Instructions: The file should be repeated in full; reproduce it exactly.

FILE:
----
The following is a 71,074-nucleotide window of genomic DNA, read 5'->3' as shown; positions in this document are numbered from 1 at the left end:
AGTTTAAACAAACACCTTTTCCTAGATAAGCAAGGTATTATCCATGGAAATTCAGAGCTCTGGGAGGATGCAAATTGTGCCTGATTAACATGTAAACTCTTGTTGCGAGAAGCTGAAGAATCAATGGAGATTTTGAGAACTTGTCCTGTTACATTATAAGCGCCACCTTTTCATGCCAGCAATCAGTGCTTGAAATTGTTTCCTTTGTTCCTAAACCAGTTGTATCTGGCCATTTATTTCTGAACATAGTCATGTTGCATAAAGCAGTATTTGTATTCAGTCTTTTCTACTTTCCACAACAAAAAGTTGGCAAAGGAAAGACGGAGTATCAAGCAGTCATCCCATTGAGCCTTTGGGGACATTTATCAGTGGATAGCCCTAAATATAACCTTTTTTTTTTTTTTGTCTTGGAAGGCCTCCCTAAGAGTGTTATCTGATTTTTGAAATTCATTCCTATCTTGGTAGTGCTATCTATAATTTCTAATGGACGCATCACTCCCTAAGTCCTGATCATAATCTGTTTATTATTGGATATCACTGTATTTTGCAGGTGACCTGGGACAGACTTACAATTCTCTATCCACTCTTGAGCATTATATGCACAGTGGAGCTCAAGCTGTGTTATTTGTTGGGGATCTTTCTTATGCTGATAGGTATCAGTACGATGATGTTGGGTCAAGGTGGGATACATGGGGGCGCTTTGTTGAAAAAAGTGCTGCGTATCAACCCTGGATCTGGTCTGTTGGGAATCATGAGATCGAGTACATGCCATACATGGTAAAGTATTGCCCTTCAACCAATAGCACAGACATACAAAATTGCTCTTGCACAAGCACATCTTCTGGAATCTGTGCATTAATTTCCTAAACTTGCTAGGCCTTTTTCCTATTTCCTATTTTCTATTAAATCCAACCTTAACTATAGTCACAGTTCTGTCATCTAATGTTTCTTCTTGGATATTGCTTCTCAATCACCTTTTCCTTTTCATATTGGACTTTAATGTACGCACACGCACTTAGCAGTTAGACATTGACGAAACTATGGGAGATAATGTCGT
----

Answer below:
The following is a 71,074-nucleotide window of genomic DNA, read 5'->3' as shown; positions in this document are numbered from 1 at the left end:
AGTTTAAACAAACACCTTTTCCTAGATAAGCAAGGTATTATCCATGGAAATTCAGAGCTCTGGGAGGATGCAAATTGTGCCTGATTAACATGTAAACTCTTGTTGCGAGAAGCTGAAGAATCAATGGAGATTTTGAGAACTTGTCCTGTTACATTATAAGCGCCACCTTTTCATGCCAGCAATCAGTGCTTGAAATTGTTTCCTTTGTTCCTAAACCAGTTGTATCTGGCCATTTATTTCTGAACATAGTCATGTTGCATAAAGCAGTATTTGTATTCAGTCTTTTCTACTTTCCACAACAAAAAGTTGGCAAAGGAAAGACGGAGTATCAAGCAGTCATCCCATTGAGCCTTTGGGGACATTTATCAGTGGATAGCCCTAAATATAACCTTTTTTTTTTTTTTGTCTTGGAAGGCCTCCCTAAGAGTGTTATCTGATTTTTGAAATTCATTCCTATCTTGGTAGTGCTATCTATAATTTCTAATGGACGCATCACTCCCTAAGTCCTGATCATAATCTGTTTATTATTGGATATCACTGTATTTTGCAGGTGACCTGGGACAGACTTACAATTCTCTATCCACTCTTGAGCATTATATGCACAGTGGAGCTCAAGCTGTGTTATTTGTTGGGGATCTTTCTTATGCTGATAGGTATCAGTACGATGATGTTGGGTCAAGGTGGGATACATGGGGGCGCTTTGTTGAAAAAAGTGCTGCGTATCAACCCTGGATCTGGTCTGTTGGGAATCATGAGATCGAGTACATGCCATACATGGTAAAGTATTGCCCTTCAACCAATAGCACAGACATACAAAATTGCTCTTGCACAAGCACATCTTCTGGAATCTGTGCATTAATTTCCTAAACTTGCTAGGCCTTTTTCCTATTTCCTATTTTCTATTAAATCCAACCTTAACTATAGTCACAGTTCTGTCATCTAATGTTTCTTCTTGGATATTGCTTCTCAATCACCTTTTCCTTTTCATATTGGACTTTAATGTACGCACACGCACTTAGCAGTTAGACATTGACGAAACTATGGGAGATAATGTCGT